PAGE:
A lot of these old cars max out at about 2 degrees of caster when you are also trying to get -0.5 or -1 degrees of camber. With the adjustability, you could 5 to 6 degrees of caster and -1 degrees of camber no problem. Adjusting the length of the LCA does not in itself cause bump steer because when you change the length of the LCA, you also have to change the length of the steering arm to restore toe so the length of the LCA and the steering arm are the same as each other like from the factory and they don't have different arc lengths. Every car has bump steer...it's just about how much can you eliminate.
 

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I'm curious if anyone, especially someone with access to a lathe and mill, thought about making a billet upper control arm shaft that had enough "meat" around the bolt holes to slot the holes, maybe allowing 1/2-3/4" of movement fore and aft? Flanged bolts with inserts of different offsets would lock them in place. That would allow caster adjustment at the upper arm without affecting camber at the same time, like adding shims would.

Of course, adding a spherical bearing to the lower control arm inner mount and more adjustment on the strut rod would seem a more straightforward approach....
 

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I'm curious if anyone, especially someone with access to a lathe and mill, thought about making a billet upper control arm shaft that had enough "meat" around the bolt holes to slot the holes, maybe allowing 1/2-3/4" of movement fore and aft? Flanged bolts with inserts of different offsets would lock them in place. That would allow caster adjustment at the upper arm without affecting camber at the same time, like adding shims would.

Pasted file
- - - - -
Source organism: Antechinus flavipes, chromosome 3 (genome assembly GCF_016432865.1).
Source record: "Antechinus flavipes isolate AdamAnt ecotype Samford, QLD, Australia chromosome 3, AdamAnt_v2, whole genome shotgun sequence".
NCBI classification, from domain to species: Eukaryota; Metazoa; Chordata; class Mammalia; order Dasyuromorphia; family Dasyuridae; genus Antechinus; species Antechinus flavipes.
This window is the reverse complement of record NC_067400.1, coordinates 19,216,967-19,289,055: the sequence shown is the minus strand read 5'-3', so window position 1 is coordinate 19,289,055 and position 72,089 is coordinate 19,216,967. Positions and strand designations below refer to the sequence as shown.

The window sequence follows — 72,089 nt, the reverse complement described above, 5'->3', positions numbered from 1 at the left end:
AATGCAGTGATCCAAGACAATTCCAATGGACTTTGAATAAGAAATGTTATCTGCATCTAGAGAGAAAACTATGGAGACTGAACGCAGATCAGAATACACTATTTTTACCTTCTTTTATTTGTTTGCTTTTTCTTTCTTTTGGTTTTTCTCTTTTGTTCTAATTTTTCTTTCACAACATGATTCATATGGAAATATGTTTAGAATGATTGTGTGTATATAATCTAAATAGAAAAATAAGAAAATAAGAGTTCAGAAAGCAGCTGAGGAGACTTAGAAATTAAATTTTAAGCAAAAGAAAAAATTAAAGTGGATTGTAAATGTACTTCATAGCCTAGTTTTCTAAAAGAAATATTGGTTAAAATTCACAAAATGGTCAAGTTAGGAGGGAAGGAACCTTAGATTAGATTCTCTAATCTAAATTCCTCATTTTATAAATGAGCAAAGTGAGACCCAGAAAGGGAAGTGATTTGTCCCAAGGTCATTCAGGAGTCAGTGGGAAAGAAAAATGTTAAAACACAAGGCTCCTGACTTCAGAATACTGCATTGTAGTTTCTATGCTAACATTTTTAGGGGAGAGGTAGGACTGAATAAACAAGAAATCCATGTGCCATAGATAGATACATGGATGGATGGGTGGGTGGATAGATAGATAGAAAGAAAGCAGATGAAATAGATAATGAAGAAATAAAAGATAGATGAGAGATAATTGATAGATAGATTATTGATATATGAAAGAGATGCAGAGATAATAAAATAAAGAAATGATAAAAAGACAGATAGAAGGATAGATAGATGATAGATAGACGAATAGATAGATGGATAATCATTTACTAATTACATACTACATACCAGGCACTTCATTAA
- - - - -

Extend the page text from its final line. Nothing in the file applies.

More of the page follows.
Of course, adding a spherical bearing to the lower control arm inner mount and more adjustment on the strut rod would seem a more straightforward approach....
I considered this when designing uppers, but never went through with it due to risk of someone not tightening the bolts adequately. I agree with you that if they were properly tightened they would lock it in place especially if you used serrated flange bolts. There would be many 1000s of lbs of clamping force at those points. There are also camber plugs that fit into oval holes, but they were too big.